Secondary characters played important roles in Brigadoon. Barry Jones is a significant mediating character who tells Kelly the secret of Brigadoon and helps along the romance of Kelly and Charisse. Van Johnson plays Kelly's buddy and provides a gruff, cynical counterpoint to Kelly's idealistic yearnings.

Another highlight of the movie is a scene in a New York City bar that is a good satire of the social and professional world of the 1950s.

Brigadoon re-united producer Arthur Freed and director Vincente Minnelli, who since The Pirate had teamed up on An American in Paris (1951) and The Band Wagon (1953).

"As a screen musical 'Brigadoon' ranks with the better ones in the field," wrote E.B. Radcliffe in The Cincinnati Enquirer on October 7, 1954. "It certainly is a show to be seen and heard—for sound on this job, vocally and instrumentally, makes the most of some of the most ear-pleasing numbers ever written."

Bells are Ringing (1960)

Ten years before Bells are Ringing, Judy Holliday won a Best Actress Oscar for her role in Born Yesterday. Through the 1950s, she continued to use her uniquely quirky mixture of comedy, drama, and romance in movies like It Should Happen to You and The Solid Gold Cadillac.

Holliday then starred on the stage in the musical comedy Bells are Ringing. This play was later adapted for the screen, for what turned out to be Holliday's last movie.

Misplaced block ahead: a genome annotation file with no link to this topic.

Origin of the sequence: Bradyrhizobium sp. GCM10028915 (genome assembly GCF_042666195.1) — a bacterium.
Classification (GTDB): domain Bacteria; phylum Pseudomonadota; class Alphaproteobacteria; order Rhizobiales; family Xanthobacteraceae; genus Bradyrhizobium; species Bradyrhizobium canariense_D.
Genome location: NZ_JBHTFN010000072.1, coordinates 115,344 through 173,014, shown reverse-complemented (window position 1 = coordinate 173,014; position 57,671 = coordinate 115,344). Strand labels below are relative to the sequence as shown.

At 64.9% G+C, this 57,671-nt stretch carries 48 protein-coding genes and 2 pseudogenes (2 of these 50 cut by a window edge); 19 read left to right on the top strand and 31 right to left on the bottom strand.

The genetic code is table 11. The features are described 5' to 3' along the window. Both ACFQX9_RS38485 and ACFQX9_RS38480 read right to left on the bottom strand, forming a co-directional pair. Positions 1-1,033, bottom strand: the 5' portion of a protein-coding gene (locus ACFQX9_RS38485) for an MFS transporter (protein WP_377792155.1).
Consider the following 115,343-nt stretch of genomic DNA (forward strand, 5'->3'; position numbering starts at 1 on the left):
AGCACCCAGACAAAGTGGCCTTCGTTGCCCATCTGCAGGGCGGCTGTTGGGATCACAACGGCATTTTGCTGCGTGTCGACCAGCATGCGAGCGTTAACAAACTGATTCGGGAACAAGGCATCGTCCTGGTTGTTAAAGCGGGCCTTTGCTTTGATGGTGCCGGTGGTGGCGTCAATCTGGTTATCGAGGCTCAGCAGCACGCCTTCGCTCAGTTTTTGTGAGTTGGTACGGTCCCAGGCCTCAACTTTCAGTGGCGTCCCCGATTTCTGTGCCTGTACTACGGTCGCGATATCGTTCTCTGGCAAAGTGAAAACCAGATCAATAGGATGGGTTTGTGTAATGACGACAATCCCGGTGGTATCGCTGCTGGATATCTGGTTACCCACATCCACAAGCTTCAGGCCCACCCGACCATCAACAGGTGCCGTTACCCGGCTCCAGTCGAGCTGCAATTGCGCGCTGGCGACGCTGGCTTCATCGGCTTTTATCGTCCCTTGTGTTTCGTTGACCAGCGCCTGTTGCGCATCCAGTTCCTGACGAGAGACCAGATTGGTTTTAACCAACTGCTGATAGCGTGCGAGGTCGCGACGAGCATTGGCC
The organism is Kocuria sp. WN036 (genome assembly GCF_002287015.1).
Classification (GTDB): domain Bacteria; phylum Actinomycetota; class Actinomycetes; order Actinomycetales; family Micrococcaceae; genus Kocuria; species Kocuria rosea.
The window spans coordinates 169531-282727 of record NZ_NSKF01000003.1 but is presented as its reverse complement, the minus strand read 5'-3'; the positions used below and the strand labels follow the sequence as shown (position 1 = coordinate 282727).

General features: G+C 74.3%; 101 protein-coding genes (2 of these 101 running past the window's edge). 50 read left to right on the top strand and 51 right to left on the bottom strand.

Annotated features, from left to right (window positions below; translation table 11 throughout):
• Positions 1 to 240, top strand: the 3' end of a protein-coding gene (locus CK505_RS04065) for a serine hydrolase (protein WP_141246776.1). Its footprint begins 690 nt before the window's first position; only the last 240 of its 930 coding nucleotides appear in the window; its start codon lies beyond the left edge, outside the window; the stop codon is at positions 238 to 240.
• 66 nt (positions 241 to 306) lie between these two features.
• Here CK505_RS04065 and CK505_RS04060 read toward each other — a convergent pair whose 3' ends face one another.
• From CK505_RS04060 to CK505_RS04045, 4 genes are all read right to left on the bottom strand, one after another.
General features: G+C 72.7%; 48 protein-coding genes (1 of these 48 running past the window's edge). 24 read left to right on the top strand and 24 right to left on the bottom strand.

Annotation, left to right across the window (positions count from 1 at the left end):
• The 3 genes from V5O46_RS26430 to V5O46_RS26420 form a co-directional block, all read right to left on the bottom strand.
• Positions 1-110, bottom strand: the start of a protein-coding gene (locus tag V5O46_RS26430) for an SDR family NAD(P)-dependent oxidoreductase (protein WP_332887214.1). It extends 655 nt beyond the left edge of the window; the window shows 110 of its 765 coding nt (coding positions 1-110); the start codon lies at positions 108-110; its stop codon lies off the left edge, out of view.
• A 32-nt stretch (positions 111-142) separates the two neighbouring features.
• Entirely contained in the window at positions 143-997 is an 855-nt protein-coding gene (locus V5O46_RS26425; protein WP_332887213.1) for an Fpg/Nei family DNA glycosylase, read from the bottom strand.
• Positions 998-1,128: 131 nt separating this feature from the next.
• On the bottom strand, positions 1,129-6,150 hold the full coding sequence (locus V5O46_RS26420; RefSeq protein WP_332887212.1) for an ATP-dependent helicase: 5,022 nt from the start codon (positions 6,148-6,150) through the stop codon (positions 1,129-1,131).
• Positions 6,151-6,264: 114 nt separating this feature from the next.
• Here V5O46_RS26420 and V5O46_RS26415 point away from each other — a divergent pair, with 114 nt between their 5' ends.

Dean Martin co-starred with Holliday in this story about a telephone answering service operator (Holliday) who falls in love with a playwright who uses that service (Martin). Along the way, Holliday also manages to get mixed up unintentionally in some criminal activities.

The musical score by Jules Styne (music) and screenwriters Betty Comden and Adolph Green (lyrics) has many entertaining songs that add depth and meaning to the plot. There's melancholic and poignant beauty in songs like "Just in Time" and "The Party's Over." The cleverly humorous song "Drop That Name," with its recitation of famous names, takes the listener back in time to the cultural world of the late 1950s.

Frank Gorshin adds a shot of manic energy when he enters about halfway through the film. Jean Stapleton plays Holliday's supervisor years before Stapleton became Edith Bunker on the television show All in the Family.

Once again, Arthur Freed and Vincente Minnelli ran the show, two years after their greatest triumph—Gigi. Bells are Ringing was the last collaboration of this great partnership.

And of course, we now see Bells are Ringing as a farewell tribute to Judy Holliday, five years before she died of cancer at the age of 43 in 1965. She was such an expressive personality that it's easy to recall her laughter, her smile, and her friendliness.

" 'Bells Are Ringing,' which opened at the Adams Theater Friday, should find itself rated among or very close to the ten best pictures of the year," wrote Ken Barnard in the Detroit Free Press on July 9, 1960. "With 14 musical numbers, the majority having better than average appeal, and excellent performances both behind and in front of the cameras, the picture provides two hours and seven minutes of entrancing fun."


  • Crowther, Bosley. The Lion's Share: The Story of an Entertainment Empire. E. P. Dutton & Company, Inc, 1957.
  • Eames, John Douglas. The MGM Story: The Complete History of Fifty-Four Roaring Years. Crown Publishers Inc., 1979.
  • Shipman, David. The Great Movie Stars 2: The International Years. Little, Brown and Company, 1989.
  • Thomas, Lawrence B. The Golden Age of Movie Musicals: The MGM Years. Columbia House, 1972.